Tuesday 13th April 1999, a busy morning in the Emergency Department. I am the relatively newly appointed Professor of Emergency Medicine, walking through the corridors of the hospital to my ward round in the Observation Ward. Easter long weekend just finished, hours of cycling with the kids at Rottnest Island, lounging around. Now to face the music. And gradually becoming aware of the strangest feeling in my left big toe. It’s like something stuck in my shoe. Over the morning, I bend over time after time to get it out, and there’s nothing there. Odd….
A week later and I am in the Day Procedure ward at a private hospital in Subiaco, prednisolone running into my veins. After helping the nurse with the IV line she was having trouble with. Nurses looking at me with pity in their eyes as they see one of their own, fallen. No future. A relentless slide into disability. Just like my mother before me. Three children at home, the youngest just seven years old. Whirlpools of despair and grief.
Had I known nothing about multiple sclerosis, I could perhaps have done what countless others have done. Denial is a wonderful friend of the seriously ill. But I saw my mother’s rapid descent into helplessness, and her subsequent suicide; and I had seen many, many disabled people with MS over the years in my clinical practice, many of them very young, most of them with little hope. There seemed no other way to view this than as a complete tragedy. My life, career, family, hopes, over.
My book Overcoming Multiple Sclerosis tells the whole story of my recovery. But in short, I found hope, and probably in the unlikeliest of places. In an old medical mentor, a wise and sensitive doctor I had been lucky enough to work for as an intern. The kernel of hope he gave me grew into a strong and vibrant belief that recovery was not only possible for me, but for many, many people with this illness. And this belief was rooted in the unlikeliest of places: the mainstream medical literature. The answers I was looking for were all there, they just hadn’t been looked at by someone in my position, with my particular motivation.
In reality, the background of my mother’s serious decline with MS, and my experience and training in medicine, but particularly as a medical professor and journal editor, gave me the motivation and skills to connect the dots: it is possible for people with MS to live long, happy and healthy lives. The evidence is clear. But it takes lifelong commitment to changing bad habits and developing new ones.
Once I had worked this out, I synthesized it into a one-page formula for health that I stuck on my fridge at home. Every day when I walked past, I reiterated the key points on which I would base my future health: no saturated fat, omega 3 supplements, a plant based wholefood diet, adequate sunshine or vitamin D supplements, exercise, meditation, resolving difficult emotions.
But the more I walked past, the guiltier I felt. I had the answers. Because of my unique position in life and medicine, I had been blessed with the tools to discover the keys to my own continuing good health. But 2.5 million other people with MS weren’t so lucky. It kept gnawing away at me. How could I keep this information to myself? But if I published it, wouldn’t people just dismiss it, only weeks into the illness?
The rest is history. Eleven years on, I remain perfectly well. Actually, in better health than I have ever been. The book went through two scratchy editions just to get the information out as quickly as I could. Now with Overcoming Multiple Sclerosis, I had really refined the science, the message, and the writing. It was now crystal clear I hoped, and had not only the authority that comes from around 700 references from the medical literature, but the added stamp of my own good health. And my experience of thousands of people the world over adhering to the package and staying well.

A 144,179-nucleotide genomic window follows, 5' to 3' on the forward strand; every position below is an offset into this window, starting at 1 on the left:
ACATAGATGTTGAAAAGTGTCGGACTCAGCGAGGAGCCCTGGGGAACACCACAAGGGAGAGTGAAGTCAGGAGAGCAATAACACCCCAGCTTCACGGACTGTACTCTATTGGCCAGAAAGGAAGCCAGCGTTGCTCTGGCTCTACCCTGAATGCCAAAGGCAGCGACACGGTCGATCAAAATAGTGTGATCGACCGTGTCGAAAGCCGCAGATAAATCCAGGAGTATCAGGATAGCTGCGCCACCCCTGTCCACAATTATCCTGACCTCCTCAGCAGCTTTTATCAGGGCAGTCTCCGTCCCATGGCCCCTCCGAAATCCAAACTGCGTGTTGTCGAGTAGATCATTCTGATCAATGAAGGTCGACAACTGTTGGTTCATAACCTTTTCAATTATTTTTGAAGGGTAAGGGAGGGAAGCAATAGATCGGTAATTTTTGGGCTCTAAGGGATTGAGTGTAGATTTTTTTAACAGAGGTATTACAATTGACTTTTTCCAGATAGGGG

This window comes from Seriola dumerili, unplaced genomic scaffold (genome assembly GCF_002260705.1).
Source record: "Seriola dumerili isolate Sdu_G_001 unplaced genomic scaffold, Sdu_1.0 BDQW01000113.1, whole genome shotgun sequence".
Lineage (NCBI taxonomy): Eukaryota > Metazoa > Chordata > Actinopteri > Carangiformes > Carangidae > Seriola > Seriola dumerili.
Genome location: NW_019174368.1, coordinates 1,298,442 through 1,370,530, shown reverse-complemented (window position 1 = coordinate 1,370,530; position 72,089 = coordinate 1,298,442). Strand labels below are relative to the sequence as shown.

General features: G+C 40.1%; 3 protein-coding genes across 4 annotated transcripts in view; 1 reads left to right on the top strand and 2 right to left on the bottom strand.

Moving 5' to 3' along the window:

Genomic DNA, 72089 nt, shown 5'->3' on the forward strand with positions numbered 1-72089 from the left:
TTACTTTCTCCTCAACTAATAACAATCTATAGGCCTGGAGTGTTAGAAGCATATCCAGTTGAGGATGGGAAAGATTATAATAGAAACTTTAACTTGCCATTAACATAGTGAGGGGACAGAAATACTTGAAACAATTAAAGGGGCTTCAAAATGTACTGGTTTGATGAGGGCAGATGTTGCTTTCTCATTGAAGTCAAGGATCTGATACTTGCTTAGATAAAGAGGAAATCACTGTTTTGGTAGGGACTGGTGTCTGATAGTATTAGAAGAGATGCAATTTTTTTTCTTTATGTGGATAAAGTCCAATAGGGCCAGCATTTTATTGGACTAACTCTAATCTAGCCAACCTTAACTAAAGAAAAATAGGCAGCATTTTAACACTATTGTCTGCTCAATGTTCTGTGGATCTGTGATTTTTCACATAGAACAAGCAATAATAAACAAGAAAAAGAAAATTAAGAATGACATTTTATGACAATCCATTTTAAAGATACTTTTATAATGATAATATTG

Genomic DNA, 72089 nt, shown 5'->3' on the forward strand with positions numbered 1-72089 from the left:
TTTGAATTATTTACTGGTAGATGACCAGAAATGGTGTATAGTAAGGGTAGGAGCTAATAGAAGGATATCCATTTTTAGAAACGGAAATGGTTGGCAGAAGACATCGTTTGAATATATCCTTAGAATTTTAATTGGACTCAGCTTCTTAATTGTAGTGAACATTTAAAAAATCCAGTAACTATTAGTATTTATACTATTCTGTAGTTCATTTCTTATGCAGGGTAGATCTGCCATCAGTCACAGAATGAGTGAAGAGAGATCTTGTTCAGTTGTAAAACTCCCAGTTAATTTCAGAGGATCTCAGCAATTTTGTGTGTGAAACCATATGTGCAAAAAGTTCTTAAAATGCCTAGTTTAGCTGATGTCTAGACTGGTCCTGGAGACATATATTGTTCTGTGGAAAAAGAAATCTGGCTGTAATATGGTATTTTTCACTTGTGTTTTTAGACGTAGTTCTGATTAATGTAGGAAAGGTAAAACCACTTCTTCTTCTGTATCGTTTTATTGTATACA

Similarly, some years later, I realized that there are more effective ways of getting the message out than just with a book. And so the Taking Control of Multiple Sclerosis website was born. Like the early editions of the book, this was scratchy and put together in a hurry to get the message out as quickly as I could. Now with time, and the help of some very web-savvy friends, with and without MS, we have refined it: the result Overcoming Multiple Sclerosis.
But there is more to the refinement than simply a change of name and appearance. The name change for instance is highly significant, and reflects where I am at with the journey. Taking control of the illness is an important start: to feel strong, have faith, develop positivity and hope. But with time this turns into belief; belief that recovery is possible and the illness can be overcome. And the appearance and content reflect this growing optimism. Light, confident, clear in message. Easy to navigate and connect, internally and externally with the wider MS community. That is what I hope we have achieved with the new site.
So we have Blog Central, where we hope that guest bloggers will contribute. People with and without MS who have been passionate in the MS community. And with a little help from my friends, we are now on Facebook and Twitter as well. Links on the Home page take you there, where different perspectives and feedback are possible. And of course, it’s a lot of fun. That is in addition to our improved Forum on the site.
So he we are. 2010. What hopes and aspirations did I have for myself when I started this in 1999? If you had told me I would be perfectly well in 2010, I would have cried with disbelief and relief. But here I am. Every decision and choice I have made along the way has culminated in where I am right now. And I hope my decision to write the book and to give everyone with a computer electronic access to this information has given you the same chance.